Figure 5 Asynchronous Web Requests in Asynchronous Pages

Figure 5** Asynchronous Web Requests in Asynchronous Pages **

The AsyncOperationManager is a class that is designed to be used in different environments to help in the management of asynchronous method invocations. For example, if I called a Web service asynchronously from within a Windows® Forms application, it would also tie into the AsyncOperationManager class. The difference between each environment is the SynchronizationContext associated with the AsyncOperationManager. When running in the context of an ASP.NET-based application, the SynchronizationContext will be set to an instance of the AspNetSynchronizationContext class. The primary purpose here is to keep track of how many outstanding asynchronous requests are pending so that when they are all complete, the page request processing can resume. In contrast, when in a Windows Forms-based application, the SynchronizationContext will be set to an instance of the WindowsFormsSynchronizationContext class. Its primary purpose is to allow for easier marshaling of invocations from a background thread to the UI thread.

Asynchronous Data Access

Now, back to the problem of making the last Web Part asynchronous and the general issue of performing asynchronous data retrieval with ADO.NET. Unfortunately, there is no equivalent to the simple asynchronous mechanism exposed by Web service proxies for performing asynchronous data retrieval, so I’m going to have to do a little more work to get the final Web Part to participate in the asynchronous shuffle. I can work with the new asynchronous methods on the SqlCommand class and the asynchronous task feature of ASP.NET. Using SqlCommand, I can now invoke commands asynchronously using one of the following methods:

  • IAsyncResult BeginExecuteReader(AsyncCallback ac, object state)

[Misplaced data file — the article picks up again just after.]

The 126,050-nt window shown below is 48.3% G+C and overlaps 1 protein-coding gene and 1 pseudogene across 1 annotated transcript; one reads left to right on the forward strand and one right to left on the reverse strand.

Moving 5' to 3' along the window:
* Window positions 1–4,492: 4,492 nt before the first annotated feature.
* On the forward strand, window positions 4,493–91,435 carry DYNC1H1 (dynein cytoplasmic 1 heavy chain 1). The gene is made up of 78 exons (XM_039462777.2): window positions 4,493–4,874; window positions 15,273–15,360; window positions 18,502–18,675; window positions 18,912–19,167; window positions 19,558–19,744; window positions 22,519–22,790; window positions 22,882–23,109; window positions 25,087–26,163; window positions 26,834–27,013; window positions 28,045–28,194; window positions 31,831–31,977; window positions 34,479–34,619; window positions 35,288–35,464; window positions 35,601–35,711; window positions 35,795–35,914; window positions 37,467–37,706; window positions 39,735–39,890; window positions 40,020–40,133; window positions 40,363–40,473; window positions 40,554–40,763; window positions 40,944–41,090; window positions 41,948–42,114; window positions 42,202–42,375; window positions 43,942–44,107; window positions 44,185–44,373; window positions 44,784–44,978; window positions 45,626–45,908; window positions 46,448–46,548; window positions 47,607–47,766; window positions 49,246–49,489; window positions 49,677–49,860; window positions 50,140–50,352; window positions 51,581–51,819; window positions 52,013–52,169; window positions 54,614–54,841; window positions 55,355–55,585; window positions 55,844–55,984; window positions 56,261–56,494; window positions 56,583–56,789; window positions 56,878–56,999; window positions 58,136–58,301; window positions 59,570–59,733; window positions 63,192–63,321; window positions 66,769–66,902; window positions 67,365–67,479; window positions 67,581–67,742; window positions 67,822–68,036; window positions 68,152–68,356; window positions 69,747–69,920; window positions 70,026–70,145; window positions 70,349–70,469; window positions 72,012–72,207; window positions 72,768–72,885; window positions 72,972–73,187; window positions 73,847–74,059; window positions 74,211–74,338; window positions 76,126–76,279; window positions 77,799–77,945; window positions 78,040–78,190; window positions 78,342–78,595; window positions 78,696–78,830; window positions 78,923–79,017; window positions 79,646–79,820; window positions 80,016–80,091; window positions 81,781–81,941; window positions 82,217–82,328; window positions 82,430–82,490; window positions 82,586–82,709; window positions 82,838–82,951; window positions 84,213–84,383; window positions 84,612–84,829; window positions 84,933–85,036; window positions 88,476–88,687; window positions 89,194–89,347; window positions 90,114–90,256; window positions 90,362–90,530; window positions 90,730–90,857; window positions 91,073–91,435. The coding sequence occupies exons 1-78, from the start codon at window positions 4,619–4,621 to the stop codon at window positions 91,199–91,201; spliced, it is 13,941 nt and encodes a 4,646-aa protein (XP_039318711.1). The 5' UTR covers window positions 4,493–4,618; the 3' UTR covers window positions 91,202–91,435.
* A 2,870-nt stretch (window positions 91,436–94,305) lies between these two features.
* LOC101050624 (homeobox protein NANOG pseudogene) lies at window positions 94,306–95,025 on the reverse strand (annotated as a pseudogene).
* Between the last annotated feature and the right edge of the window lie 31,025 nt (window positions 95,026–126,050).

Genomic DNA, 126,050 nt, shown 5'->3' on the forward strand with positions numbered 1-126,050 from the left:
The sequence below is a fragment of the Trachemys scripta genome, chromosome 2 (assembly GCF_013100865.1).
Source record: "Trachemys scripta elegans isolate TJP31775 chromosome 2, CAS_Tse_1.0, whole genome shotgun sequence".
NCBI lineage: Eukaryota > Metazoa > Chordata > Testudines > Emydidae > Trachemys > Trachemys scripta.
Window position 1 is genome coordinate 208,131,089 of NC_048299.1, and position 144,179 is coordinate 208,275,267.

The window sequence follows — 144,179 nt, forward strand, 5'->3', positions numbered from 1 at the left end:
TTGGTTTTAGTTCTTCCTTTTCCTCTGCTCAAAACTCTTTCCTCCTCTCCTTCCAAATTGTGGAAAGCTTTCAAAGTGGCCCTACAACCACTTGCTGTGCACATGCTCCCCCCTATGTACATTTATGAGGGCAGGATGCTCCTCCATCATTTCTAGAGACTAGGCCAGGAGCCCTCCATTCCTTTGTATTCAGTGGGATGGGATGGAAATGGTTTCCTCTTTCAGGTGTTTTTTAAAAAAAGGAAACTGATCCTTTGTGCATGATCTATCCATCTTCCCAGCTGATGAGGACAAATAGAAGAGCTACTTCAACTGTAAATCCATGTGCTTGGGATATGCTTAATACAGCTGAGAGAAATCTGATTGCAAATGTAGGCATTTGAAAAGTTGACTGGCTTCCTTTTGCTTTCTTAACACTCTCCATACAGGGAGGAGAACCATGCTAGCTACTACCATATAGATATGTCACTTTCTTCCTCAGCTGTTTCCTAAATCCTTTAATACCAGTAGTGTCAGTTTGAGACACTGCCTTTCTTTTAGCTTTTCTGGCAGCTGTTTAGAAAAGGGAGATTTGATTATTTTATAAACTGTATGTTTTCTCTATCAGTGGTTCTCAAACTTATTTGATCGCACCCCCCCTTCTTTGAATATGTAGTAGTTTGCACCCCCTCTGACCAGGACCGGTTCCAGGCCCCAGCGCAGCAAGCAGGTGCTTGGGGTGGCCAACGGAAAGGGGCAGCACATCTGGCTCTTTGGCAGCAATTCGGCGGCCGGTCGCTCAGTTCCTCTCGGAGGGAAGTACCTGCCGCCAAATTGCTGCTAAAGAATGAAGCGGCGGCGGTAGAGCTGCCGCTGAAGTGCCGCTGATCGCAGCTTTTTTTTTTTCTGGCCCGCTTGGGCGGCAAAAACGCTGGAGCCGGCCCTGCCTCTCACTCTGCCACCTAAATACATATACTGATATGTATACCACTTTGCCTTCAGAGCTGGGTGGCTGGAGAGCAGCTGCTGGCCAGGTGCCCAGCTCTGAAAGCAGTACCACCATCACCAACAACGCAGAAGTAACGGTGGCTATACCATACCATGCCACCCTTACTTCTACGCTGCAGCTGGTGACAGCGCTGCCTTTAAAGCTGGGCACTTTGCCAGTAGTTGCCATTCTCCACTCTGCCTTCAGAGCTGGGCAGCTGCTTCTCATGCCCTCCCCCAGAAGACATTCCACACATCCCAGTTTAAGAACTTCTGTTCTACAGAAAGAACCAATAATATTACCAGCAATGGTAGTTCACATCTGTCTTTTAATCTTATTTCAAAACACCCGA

• IAsyncResult BeginExecuteNonQuery(AsyncCallback ac, object state)
  • IAsyncResult BeginExecuteXmlReader(AsyncCallback ac, object state)

And I can invoke the corresponding completion methods once the data stream is ready to begin reading:

  • SqlDataReader EndExecuteReader(IAsyncResult ar)
  • int EndExecuteNonQuery(IAsyncResult ar)
  • XmlReader EndExecuteXmlReader(IAsyncResult ar)

To use any of these asynchronous retrieval methods, "async=true" must be added to the connection string. For this scenario, I am interested in populating a GridView by binding it to a SqlDataReader, so I will use the BeginExecuteReader method to initiate the asynchronous call.

To tie this into the asynchronous page, ASP.NET 2.0 also allows you to register asynchronous tasks that need to be executed before the page completes rendering. This is a more explicit model than the one I used with the Web service proxies, but it also provides more flexibility. To register an asynchronous task, I create an instance of the PageAsyncTask class and initialize it with three delegates: begin handler, end handler, and timeout handler. The begin handler must return an IAsyncResult interface, so this is where I will launch my asynchronous data request using BeginExecuteReader. The end handler is called once the task is complete (when there is data ready to read in this example), at which point I can use the results. ASP.NET will take care of invoking the begin handler just before it relinquishes the request thread (immediately after the PreRender event completes). Figure 6 shows the updated implementation of the sales report Web Part performing asynchronous data access using the asynchronous tasks and the asynchronous BeginExecuteReader method of the SqlCommand class.

Figure 6 Asynchonous Data Access